Tales of an anxiety manager

FIGHTING WORDS - Kay Malilong-Isberto -

The day that I was dreading arrived sooner than I thought it would: my son had officially become a lovesick teenager.

Shortly after he was born, I cried when I realized the enormity of my responsibility as a parent. I was a 22-year-old law student. I worried about how I was going to feed him, how I was going to be able to send him to school, if I was going to be a good mother. Most of all, I worried about him having to deal with any kind of pain.

Watching him get hurt took a lot of getting used to. I’d get listless and unfocused at work when he was a toddler who kept getting colds and cough. When his doctor said that a child’s immune system gets better as he gets older, I wished that time would move faster. While his doctor proved to be correct, I did not know that having an older kid just meant having to deal with seeing your child experience different sources of pain, not just from a bad cough or colds: the first time he loses a game, his first few days at a new school, the first time he sees his parents fight (and all subsequent fights).

When he started attending soirees or encounters or hang-outs or whatever he and his peers called events where kids from his all-boys’ school would meet girls from all-girls’ school, I laughed at how contrived it sounded. I went to co-ed schools all my life and could not understand what the fuss was all about. It never occurred to me that they would pave the way for crushes or infatuations and other things that 38-year-old mothers can only recall with amusement when they remember their own 15-year-old selves.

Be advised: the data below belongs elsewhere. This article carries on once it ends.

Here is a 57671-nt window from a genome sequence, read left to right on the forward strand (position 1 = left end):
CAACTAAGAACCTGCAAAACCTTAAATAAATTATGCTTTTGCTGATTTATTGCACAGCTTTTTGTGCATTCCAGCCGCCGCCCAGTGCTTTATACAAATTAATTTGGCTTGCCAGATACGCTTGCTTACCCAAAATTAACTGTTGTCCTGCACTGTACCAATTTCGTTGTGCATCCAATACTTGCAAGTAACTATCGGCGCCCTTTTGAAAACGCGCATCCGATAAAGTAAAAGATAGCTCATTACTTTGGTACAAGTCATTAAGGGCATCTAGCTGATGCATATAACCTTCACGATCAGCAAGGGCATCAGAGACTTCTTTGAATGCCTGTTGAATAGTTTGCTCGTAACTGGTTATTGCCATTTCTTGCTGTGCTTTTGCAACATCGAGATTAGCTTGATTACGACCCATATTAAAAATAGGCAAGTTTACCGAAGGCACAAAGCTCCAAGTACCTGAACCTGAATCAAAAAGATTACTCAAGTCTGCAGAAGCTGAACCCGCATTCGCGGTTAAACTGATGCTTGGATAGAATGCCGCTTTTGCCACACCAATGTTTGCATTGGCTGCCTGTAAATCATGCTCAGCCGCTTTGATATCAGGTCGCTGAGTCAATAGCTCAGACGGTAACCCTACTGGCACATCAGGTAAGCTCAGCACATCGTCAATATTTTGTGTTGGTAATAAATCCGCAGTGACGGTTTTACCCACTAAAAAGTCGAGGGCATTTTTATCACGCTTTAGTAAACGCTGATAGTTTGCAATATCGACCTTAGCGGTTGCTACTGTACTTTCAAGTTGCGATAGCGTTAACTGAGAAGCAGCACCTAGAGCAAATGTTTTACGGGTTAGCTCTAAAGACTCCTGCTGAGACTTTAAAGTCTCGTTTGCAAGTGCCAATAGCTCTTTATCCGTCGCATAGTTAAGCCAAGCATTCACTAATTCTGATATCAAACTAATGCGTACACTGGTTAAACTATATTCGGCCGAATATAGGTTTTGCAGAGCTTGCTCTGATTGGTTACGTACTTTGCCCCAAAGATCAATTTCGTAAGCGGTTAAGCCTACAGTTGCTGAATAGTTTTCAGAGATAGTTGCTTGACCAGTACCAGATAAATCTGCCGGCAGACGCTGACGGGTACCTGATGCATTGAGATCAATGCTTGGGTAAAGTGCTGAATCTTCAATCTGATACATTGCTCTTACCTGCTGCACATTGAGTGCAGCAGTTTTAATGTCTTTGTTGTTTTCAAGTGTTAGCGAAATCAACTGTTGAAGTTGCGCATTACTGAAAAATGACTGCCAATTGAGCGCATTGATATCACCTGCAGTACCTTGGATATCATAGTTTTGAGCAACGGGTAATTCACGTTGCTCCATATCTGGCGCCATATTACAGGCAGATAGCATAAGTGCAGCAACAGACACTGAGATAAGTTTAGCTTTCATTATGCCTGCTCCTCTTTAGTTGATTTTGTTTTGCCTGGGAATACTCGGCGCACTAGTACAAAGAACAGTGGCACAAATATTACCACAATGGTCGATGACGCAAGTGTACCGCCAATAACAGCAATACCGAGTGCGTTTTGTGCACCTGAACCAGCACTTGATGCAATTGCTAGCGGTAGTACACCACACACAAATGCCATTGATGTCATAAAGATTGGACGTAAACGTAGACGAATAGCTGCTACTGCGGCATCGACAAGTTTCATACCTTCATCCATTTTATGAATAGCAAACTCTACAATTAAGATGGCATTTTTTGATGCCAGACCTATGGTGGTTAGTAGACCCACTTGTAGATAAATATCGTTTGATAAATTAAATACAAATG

I try to remember being 15 and being hopelessly infatuated with someone in school. I must have looked out of the windows of my classroom waiting for my crush to arrive. I must have been tongue-tied when he was around. I must have felt really sad when I learned that he liked another girl. And since there were no cell phones and no Facebook or Twitter, I must have had no way of hinting at the boy that I liked about how I felt about him. If he had a landline, I must have never found the nerve to tell him how I felt. I must have pined for the object of my affection until I found the next object of my affection. And so on. And so forth.

The mechanics have changed now. They go out, sometimes in groups, sometimes by themselves. I ask if he has a girlfriend and he shrugs and says that, “they don’t believe in those labels.” After being very liberal about the rules for being out late, I change and become the mother I thought I did not want to be: the one who texts to ask her child where he is every hour until he gets home. And I impose a 9 o’clock curfew that was previously non-existent.

When I saw him moping and I realized what it was about, I fought the urge to give him an I-told-you-so lecture and to burst into tears myself. After weeks of being pestered about it, I finally bought him a guitar to replace his old one that was broken. An artist I met had told me that when one is heartbroken or emotionally suffering for any reason, it always helps to just keep doing something, to move one’s hands.   I believed her: she had created the most amazing pieces of copper wire jewelry to deal with the depression after she lost her baby a few months into her pregnancy.

I watch my son playing his guitar and feel relieved that his gloomy look is gone. I am a mother and I remind myself that my job, to paraphrase an author, is to manage my anxiety.


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